Trust Your Gauges

An early morning heavy fog set in on Saline County on October 11, 1985 as a Montana couple lifted off the Salina Municipal Airport runway in their single-engine airplane. Apparently, the pilot didn’t think the fog would be a problem since he was not only a pilot, but also an experienced pilot instructor. But, a problem did occur.

Shortly after lift-off the pilot radioed back to the flight tower that he was having equipment difficulties and was returning to the airport. That was his last radio message.

Minutes later the 911 dispatch center received a call from a farmer who reported possibly seeing an airplane crash into his field. Emergency crews responded to the scene to find the airplane had gone straight down into the ground – propelling the front of the aircraft several feet into the soft, wet soil. Both husband and wife were dead.

Investigators later theorized the pilot lost sight of the ground because of the fog and became disoriented. Instead of trusting his gauges, he went with what he thought was correct. As an instructor he certainly knew better.

You can’t predict and plan for every scenario that might happen in an emergency, but not planning for those we can predict is a recipe for disaster. Yet, that’s exactly what those of us in emergency operations often do. And, we make all sorts of excuses for our failure. Here’s a few.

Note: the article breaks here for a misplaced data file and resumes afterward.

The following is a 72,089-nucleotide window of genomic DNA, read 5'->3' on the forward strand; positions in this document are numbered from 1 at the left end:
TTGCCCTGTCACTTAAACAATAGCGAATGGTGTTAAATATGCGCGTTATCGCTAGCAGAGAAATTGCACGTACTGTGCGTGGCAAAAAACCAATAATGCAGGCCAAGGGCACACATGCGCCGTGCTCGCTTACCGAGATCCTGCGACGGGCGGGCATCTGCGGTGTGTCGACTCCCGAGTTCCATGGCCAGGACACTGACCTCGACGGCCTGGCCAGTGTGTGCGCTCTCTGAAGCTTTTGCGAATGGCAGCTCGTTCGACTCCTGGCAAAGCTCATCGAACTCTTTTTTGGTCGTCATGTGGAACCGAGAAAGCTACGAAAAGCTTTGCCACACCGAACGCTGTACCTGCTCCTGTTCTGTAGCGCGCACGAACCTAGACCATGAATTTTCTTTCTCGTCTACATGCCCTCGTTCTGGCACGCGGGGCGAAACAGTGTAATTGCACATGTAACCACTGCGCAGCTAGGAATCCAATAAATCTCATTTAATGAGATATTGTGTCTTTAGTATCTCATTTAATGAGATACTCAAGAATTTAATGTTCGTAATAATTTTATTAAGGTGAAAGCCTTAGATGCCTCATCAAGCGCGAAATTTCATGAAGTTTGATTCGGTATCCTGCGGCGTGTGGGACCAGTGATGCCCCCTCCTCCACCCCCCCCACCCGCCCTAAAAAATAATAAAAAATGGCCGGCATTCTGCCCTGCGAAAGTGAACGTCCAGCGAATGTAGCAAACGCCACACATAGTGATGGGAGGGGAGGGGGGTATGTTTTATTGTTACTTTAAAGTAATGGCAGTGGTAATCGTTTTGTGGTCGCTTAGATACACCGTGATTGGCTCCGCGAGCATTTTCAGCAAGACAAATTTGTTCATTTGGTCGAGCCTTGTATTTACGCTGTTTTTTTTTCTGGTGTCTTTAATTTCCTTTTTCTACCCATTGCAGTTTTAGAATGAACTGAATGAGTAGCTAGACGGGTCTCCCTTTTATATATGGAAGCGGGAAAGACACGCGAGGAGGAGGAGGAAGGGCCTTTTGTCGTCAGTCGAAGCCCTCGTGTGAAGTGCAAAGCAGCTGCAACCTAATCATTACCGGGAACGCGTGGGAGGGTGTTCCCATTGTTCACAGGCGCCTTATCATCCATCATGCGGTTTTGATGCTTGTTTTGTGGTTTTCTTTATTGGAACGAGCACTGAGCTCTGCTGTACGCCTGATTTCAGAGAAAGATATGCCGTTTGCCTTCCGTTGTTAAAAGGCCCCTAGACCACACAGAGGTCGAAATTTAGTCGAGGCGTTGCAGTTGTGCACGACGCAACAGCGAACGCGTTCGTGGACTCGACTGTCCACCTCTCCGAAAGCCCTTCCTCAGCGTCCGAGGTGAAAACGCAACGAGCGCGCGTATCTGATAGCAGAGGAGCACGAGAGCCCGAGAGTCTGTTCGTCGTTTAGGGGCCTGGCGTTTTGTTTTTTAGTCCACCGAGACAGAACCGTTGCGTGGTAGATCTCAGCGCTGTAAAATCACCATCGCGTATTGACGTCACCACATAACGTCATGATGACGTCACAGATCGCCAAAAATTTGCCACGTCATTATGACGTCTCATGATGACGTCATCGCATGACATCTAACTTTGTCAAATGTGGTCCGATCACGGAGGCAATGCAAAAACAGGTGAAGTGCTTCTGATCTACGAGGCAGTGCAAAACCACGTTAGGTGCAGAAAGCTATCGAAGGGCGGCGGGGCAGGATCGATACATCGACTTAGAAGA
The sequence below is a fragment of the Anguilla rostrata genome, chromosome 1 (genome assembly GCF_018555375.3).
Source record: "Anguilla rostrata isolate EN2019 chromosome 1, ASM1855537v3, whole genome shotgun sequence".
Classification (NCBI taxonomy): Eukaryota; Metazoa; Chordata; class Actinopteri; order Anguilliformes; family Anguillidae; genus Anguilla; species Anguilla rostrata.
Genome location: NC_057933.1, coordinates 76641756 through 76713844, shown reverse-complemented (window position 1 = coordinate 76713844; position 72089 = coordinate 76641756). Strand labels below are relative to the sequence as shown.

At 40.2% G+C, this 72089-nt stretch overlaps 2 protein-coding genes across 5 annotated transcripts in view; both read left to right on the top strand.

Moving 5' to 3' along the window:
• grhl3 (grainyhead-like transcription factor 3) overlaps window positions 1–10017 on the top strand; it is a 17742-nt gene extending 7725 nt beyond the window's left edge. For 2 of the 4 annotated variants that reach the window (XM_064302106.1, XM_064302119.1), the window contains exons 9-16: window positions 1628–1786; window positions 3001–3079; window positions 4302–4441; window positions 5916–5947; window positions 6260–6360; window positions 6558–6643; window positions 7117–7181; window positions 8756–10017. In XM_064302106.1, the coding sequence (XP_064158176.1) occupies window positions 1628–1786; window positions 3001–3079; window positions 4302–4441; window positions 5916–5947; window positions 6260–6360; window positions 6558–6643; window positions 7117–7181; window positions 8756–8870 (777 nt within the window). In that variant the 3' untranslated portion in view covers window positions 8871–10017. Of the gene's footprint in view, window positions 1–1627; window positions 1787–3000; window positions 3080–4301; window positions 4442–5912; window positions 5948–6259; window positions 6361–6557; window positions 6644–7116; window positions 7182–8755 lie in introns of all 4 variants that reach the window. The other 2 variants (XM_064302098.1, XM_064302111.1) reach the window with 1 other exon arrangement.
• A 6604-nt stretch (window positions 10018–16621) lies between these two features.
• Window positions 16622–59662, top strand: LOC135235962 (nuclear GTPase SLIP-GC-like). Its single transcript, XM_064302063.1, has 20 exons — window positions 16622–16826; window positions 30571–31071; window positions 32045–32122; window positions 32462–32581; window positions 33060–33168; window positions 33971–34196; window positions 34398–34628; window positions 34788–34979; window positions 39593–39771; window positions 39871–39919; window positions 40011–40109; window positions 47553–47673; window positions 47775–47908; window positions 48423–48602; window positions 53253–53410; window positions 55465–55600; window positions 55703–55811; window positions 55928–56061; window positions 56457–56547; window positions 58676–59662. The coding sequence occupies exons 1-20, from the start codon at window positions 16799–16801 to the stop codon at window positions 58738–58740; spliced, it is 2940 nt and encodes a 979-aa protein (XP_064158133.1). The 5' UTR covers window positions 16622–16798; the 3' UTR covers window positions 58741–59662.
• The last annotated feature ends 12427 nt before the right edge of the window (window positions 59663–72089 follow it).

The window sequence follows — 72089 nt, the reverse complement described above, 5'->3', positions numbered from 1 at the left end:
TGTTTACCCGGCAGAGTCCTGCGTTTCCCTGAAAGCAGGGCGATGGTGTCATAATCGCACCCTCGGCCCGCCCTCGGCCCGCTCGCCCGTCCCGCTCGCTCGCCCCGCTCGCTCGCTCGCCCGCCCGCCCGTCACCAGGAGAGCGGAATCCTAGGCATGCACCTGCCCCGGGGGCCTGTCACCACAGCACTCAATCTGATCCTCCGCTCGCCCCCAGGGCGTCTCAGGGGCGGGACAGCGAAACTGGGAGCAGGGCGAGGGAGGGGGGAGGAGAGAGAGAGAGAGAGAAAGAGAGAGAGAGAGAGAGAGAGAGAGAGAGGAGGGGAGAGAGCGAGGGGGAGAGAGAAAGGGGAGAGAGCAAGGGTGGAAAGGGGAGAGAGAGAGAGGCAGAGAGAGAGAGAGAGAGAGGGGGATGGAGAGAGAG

“Emergencies are too varied to predict, you have to just go with your gut feeling.” “Written policies and procedures don’t put out fires, firefighters put out fires.” Or maybe you’ve heard this one. “We don’t need policies; we just need to practice “simple common sense.”

To that last quote I would say; “It’s not that simple and it’s not that common.”

So, what’s my suggestion?

I would suggest that you break down your operations into as many categories and subcategories you can think of. Then, schedule regular brainstorming sessions with your people to address each of these areas.

Define some clear, best practice, simple steps to each of these categories and subcategories. Pick your best writer and have her put the ideas down on paper. Those that are already written will only need tweaked. Once you’ve been through all the categories and subcategories, start over again. These brainstorming sessions should never stop.

Then – practice, practice, practice using them.

And, when the emergency comes – trust your gauges.

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